Swedish drunk text translation help please
August 4, 2009 7:51 AM   Subscribe

Swedish drunk text translation help please :) Note: may be slightly off color language, THAT word I think I recognize!

This was sent to me from a female friend and I'm trying to decipher it.

I get the gist of it from google's translation tools, but because of her grammar, a T9 texting shorthand/typo, etc I'm not confident of the translation given.

'Tycker om du mig? Vill du knulla mig? Vad sa du alsk'

posted by rampy to Writing & Language (14 answers total) 5 users marked this as a favorite
Do you like me? Do you want to fuck me? What did you say alsk [the last bit could be 'älskling' as in "darling" but it's cutoff. could be abbr. of älskling > alsk." or "age location sex k-something?]

You have nice friends.
posted by monocultured at 7:56 AM on August 4, 2009

"Do you like me? Do you want to fuck me? What did you say darl(ing)?"
posted by keijo at 7:57 AM on August 4, 2009

And your reply was?
posted by JohnnyGunn at 7:58 AM on August 4, 2009

For what it's worth my S60 Swedish T9 doesn't give any alternatives on "alsk" but wants to spell "älsk" > "älskling"
posted by monocultured at 7:58 AM on August 4, 2009

If I read "Vad sa du" in an English-speaker-pretending-to-be-Swedish way, it sounds like "What say you?" Could it actually mean something like that idiomatically? (I only say because considering the first two sentences, it seems weird to ask what was said in the past tense if the text was unsolicited?)
posted by wackybrit at 8:01 AM on August 4, 2009

Wackybrit: I think the last sentence might either refer to a previous text or conversation (maybe rampy has a take on that? He doesn't say that it's unsolicited) or it's drunken misspelling, intending to write "vad säger du älskling?" (meaning "what do you say [about that] darling?)
posted by monocultured at 8:09 AM on August 4, 2009

wackybrit, not really. It's a very common way of asking for clarification when, for example, you didn't hear somebody (Förlåt, vad sa du?). Perhaps the female friend is not certain if she heard rampy correctly when he spoke of his intentions?
posted by keijo at 8:10 AM on August 4, 2009

english is her primary language but she spent a year in Sweden. I sent her as a joke a bad translation of a rickroll. "Aldrig kommer att ge dig upp!"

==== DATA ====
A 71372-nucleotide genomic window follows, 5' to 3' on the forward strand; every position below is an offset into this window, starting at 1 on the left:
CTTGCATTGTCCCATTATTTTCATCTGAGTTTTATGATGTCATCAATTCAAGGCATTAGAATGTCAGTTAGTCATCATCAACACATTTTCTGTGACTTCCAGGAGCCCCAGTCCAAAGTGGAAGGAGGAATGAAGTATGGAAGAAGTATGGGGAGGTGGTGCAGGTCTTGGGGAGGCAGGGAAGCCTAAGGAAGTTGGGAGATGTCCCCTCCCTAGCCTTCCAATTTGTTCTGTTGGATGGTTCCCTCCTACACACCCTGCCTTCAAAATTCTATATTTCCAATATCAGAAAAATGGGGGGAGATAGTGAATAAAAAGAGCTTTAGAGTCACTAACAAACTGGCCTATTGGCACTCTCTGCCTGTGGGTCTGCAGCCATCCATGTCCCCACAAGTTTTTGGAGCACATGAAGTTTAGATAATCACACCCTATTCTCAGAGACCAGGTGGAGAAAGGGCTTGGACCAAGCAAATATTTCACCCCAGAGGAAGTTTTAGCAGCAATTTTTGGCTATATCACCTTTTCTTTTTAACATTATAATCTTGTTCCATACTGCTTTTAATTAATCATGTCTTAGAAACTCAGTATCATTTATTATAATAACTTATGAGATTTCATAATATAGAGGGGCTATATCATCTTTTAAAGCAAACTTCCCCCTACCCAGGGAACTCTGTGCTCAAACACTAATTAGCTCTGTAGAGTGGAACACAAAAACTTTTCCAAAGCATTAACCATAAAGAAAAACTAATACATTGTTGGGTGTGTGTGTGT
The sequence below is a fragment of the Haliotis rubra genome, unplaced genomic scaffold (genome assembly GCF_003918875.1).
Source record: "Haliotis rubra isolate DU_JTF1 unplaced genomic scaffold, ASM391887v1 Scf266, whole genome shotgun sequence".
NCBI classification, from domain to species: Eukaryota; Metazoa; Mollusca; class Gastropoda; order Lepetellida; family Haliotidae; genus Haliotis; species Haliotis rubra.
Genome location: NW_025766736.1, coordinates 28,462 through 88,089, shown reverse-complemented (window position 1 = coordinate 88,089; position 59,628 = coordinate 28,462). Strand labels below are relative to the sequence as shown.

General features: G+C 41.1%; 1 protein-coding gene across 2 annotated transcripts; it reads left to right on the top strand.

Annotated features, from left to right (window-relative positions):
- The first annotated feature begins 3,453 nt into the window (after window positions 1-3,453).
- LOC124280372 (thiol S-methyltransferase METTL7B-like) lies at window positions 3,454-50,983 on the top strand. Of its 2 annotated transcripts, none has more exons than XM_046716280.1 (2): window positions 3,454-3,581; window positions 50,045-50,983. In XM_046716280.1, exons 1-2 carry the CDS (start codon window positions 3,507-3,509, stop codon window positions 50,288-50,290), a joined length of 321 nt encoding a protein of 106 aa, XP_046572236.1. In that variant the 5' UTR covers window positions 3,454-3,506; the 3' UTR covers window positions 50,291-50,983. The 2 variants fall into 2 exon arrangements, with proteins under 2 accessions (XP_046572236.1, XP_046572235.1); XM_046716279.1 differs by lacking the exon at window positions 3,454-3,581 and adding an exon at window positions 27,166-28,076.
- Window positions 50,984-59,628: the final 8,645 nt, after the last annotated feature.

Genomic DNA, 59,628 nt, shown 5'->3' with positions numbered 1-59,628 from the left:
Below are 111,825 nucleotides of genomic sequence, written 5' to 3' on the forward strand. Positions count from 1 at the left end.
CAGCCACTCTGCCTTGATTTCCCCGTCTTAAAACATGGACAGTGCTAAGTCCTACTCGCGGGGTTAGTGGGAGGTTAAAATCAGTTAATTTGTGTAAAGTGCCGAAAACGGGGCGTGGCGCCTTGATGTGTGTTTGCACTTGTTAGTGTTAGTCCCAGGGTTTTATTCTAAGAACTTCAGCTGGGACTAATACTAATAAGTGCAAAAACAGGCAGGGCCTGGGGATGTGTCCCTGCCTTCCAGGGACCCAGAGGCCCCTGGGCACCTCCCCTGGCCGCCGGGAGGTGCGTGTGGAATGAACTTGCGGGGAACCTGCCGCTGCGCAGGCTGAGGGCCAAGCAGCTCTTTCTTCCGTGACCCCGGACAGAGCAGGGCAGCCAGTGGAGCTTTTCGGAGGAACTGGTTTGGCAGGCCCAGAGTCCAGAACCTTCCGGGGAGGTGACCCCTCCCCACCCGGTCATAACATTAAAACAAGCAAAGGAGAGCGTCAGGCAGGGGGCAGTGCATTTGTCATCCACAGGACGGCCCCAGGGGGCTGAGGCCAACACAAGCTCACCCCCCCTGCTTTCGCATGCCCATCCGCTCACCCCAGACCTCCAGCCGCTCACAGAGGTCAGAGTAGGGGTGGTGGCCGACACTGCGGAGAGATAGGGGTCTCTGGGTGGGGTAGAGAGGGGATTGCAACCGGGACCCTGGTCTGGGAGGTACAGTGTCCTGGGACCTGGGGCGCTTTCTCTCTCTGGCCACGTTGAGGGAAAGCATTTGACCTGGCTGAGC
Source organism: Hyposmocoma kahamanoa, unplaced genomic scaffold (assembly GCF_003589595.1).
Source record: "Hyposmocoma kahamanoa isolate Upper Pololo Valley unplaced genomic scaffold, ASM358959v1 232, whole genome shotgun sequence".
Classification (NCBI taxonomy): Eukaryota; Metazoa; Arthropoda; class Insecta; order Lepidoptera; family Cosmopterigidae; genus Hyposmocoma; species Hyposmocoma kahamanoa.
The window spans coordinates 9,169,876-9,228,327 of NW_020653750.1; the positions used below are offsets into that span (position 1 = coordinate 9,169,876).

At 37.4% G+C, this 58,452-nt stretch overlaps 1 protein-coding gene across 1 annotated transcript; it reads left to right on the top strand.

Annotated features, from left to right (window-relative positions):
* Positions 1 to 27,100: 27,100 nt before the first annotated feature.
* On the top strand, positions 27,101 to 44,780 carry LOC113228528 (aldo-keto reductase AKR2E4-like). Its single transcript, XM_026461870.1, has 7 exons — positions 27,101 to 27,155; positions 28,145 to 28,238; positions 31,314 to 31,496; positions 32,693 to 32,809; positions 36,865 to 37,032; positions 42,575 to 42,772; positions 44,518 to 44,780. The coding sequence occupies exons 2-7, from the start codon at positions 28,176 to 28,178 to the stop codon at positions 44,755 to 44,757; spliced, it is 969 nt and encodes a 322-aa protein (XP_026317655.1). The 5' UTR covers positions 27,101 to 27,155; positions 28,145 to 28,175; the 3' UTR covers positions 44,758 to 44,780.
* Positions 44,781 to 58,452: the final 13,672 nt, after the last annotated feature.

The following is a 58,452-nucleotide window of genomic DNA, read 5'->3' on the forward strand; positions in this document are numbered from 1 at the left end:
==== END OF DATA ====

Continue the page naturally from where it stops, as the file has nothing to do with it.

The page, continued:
That was her response.

My response was to quote Sam Jackson from Pulp Fiction... "English motha$#@% do you speak it?"

After going home from the pub and google translating it, I replied "But of course" assuming I got the gist.

Does that help (or entertain at least?)

Thanks for the insight, I appreciate the thoughtful more nuanced translation help.
posted by rampy at 8:11 AM on August 4, 2009

Could this have anything to do with the goofy "Can I tap that" meme that's been floating around certain places for the last few days?
posted by davey_darling at 8:16 AM on August 4, 2009

Does that help (or entertain at least?)/em>

Both, thanks.

posted by JohnnyGunn at 8:20 AM on August 4, 2009

Ah. In that case the "Do you like me? Do you want to fuck me?" could also have been her asking what you had sent previously.

Man, haven't got a dirty drunk sms in ages. Need to get out more.
posted by monocultured at 8:22 AM on August 4, 2009

davey_darling: I don't think so, she's not quite up on the internet meme's as me. I had to explain what a rickroll was.

In context I'm not sure if she was actually asking the question literally or taking guesses at translating what I sent her.

Bonus points for translating, 'yo girl, when you gonna let me tap that'? into swedish, lol!
posted by rampy at 8:23 AM on August 4, 2009

If she knows enough Swedish to send you that text she'd know better than to interpret your previous message as she did. Encouraging innuendo, methinks.

I feel too old to translate "yo girl" into Swedish, slang being what it is, but let's go with a Stockholmish accent: "Ei tjejen, när skaru släppa till?" Younger Swedish mefites are allowed to mock that attempt, though.

Metafilter: Do you like me? Do you want to fuck me?
posted by monocultured at 8:34 AM on August 4, 2009 [4 favorites]

The last piece means, what do you like and trust me on that. Jag bor i Sverige (I live in Sweden).
Next time you get such SMS, try google's translate service first :)
BTW, as monocultured mentioned, you really have 'nice' friends (Borat style ;)
posted by zaxour at 1:12 PM on August 4, 2009

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